Randy Halberstadt photo by Steve Korn.
Randy Halberstadt’s path through music has zigged and zagged. In his 2001 book Metaphors for the Musician: Perspectives from a Jazz Pianist, Halberstadt wrote, “As I review the past thirty years, it occurs to me that my musical development has taken a crooked road, not at all how I would have drawn it up.” He started on trombone in Odessa, Texas, came to the University of Washington in 1971 to be an Oceanographer, switched to a degree path in Music, and traded trombone for piano after graduating.
One of Halberstadt’s classmates in his second year Music Theory class had been bassist, pianist, and drummer Gary Peacock, another musician on a circuitous path. Peacock had already performed with jazz legends Bill Evans, Miles Davis, and Albert Ayler, then decamped from music to recover from a perforated ulcer in Japan, eventually returning to the United States to study Biology in Seattle. Peacock landed a teaching gig at Cornish College of the Arts and when pianist Keith Jarrett recruited him away from Seattle to tour, Peacock handed the teaching reins to Halberstadt. Halberstadt began teaching music theory classes and private piano lessons before ever gigging himself.
In the 18 years since Halberstadt’s book was published, the twists and turns kept coming. He took care of his aging parents, losing his father in 2012 and his 95-year-old mother just last year. “There are many parallels between taking care of a 4-year-old and a 94-year-old,” Halberstadt told me over the phone, his deep baritone comfortably imparting observations like a teacher. When Halberstadt speaks, listen up. Life lessons will be offered with generosity, gentleness, and geniality. Another twist came when his wife Chris retired, with Halberstadt quickly following suit. Now he is making plans to bounce around the globe.
“We went to Scotland,” Halberstadt said. “Next week we are starting a trip to Singapore, Hong Kong, and Angkor Wat, Cambodia.” More zigs and zags. “We will do April in Paris, Normandy, Prague. Hawaii in August. I want to go to the Galapagos Islands and Costa Rica.”
Capping all these recent changes, Halberstadt released his fifth recording in November 2018, Open Heart. The opening track, “Clandestine,” features Halberstadt’s left-hand piano line doubled with Chuck Deardorf’s bass, melody jagged, jiggling, jumping. The musical line sounds like Halberstadt’s crooked life. Listen and learn.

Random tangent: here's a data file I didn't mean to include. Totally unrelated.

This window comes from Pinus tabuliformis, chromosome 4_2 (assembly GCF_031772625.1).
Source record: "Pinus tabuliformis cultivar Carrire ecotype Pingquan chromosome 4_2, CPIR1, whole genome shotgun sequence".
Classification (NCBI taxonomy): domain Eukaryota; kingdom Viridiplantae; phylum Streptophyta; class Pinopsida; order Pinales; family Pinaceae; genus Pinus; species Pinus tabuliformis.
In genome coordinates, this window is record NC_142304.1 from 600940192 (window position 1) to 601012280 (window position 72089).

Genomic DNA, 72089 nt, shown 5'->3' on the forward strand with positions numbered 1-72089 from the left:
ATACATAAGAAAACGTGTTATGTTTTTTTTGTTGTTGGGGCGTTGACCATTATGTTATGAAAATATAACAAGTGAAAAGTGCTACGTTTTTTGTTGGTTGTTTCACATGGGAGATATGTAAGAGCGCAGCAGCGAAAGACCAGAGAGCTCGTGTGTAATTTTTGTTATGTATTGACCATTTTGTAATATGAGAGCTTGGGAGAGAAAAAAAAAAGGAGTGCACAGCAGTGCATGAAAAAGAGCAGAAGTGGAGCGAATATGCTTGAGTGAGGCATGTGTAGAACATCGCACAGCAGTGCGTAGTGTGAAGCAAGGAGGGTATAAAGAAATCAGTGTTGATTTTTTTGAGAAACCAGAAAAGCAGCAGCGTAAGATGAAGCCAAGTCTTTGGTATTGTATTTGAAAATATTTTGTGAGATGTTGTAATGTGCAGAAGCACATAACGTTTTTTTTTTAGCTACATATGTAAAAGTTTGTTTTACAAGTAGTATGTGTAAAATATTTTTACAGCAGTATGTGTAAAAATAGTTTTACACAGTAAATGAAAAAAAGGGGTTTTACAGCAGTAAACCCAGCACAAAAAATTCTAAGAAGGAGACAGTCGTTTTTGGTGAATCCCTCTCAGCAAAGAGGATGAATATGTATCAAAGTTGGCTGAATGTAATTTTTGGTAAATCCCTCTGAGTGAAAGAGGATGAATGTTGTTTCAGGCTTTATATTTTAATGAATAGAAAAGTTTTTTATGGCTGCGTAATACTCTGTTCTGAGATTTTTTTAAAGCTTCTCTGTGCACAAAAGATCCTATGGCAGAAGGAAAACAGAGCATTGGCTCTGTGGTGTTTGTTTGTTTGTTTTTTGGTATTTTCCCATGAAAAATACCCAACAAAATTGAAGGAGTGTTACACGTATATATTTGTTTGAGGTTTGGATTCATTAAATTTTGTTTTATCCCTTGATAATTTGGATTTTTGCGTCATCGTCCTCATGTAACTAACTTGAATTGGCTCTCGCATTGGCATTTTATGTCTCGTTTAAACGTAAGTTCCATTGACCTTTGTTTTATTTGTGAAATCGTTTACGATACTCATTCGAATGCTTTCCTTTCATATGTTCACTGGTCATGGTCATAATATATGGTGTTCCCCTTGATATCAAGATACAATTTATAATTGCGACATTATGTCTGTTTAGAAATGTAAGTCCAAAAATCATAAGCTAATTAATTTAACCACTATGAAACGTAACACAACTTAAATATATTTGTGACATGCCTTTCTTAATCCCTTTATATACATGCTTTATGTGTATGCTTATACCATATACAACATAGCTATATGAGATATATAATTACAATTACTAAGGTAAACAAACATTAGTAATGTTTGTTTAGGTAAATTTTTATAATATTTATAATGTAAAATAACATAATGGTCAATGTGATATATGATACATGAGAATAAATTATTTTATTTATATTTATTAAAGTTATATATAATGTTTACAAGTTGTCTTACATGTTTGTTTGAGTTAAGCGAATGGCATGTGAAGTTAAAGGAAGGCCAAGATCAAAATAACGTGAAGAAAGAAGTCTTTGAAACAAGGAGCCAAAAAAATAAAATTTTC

So what’s Halberstadt’s latest twist in life? He is building a web-based directory of musicians. The project began as a reflection of gratitude on the wealth of local talent. Then, a self-imposed challenge of coming up with names of 100 nearby pianists produced a much larger list. This is classic Halberstadt – “target bombing” is how he labeled it in his book. Pick a bite-size chunk of something new, something that tickles his curiosity, something that stops his sense of time until he works it through. He knows there will be payoff for the effort. That payoff might not be what he thought it would be, but a door will open. A door he had not seen before. A direction connected but unexpected.
Halberstadt posted the list on Facebook and the social media cloud rained down suggestions. The list grew, evolving into a list of keyboardists and guitarists. Halberstadt could see that his list might be useful for musicians – hiring for gigs, finding subs, creating connections. But maintenance of data would be a challenge. “There was no way in hell I wanted to maintain all that information,” Halberstadt told me.
Claire Biringer, Music Department Coordinator at Cornish, suggested using Google Forms to create a free signup so anyone on the web could add themselves. With just a few hours of work, Halberstadt added lists for vocalists, bassists, drummers, wind players, string players, composer/arrangers, and music educators. Halberstadt started inviting musicians to sign up and spread the word. It worked. As of this writing, over 1,200 musicians from six continents are included. Anyone can view and sign up to the lists at randyhalberstadt.com/directories.
“Each of us has a list,” Halberstadt wrote to me, “either in a drawer somewhere or on the computer, of the contact info for the musicians we play with regularly, as well as a larger one which includes our local community of musicians – usually with some out-of-date phone numbers or email addresses. I envision this set of directories to basically be a compilation of everyone’s lists, but on a global level and all up-to-date.” Improvements are planned for the coming months, combining the lists into a single searchable database.
Halberstadt continues along his personal path, honing and practicing craft as a performing artist and teacher. In February he appears with the Seattle Repertory Jazz Orchestra at various locations to celebrate Count Basie’s collaboration with jazz vocalists in the concert billed as “I Got a Right to Sing the Blues.” Halberstadt will lead intimate ensembles at Tula’s on March 31 and May 19. This summer, students and audiences at Jazz Port Townsend and the Drayton Harbor Music Festival can listen and learn from the fortuitous turns in Halberstadt’s rich musical life.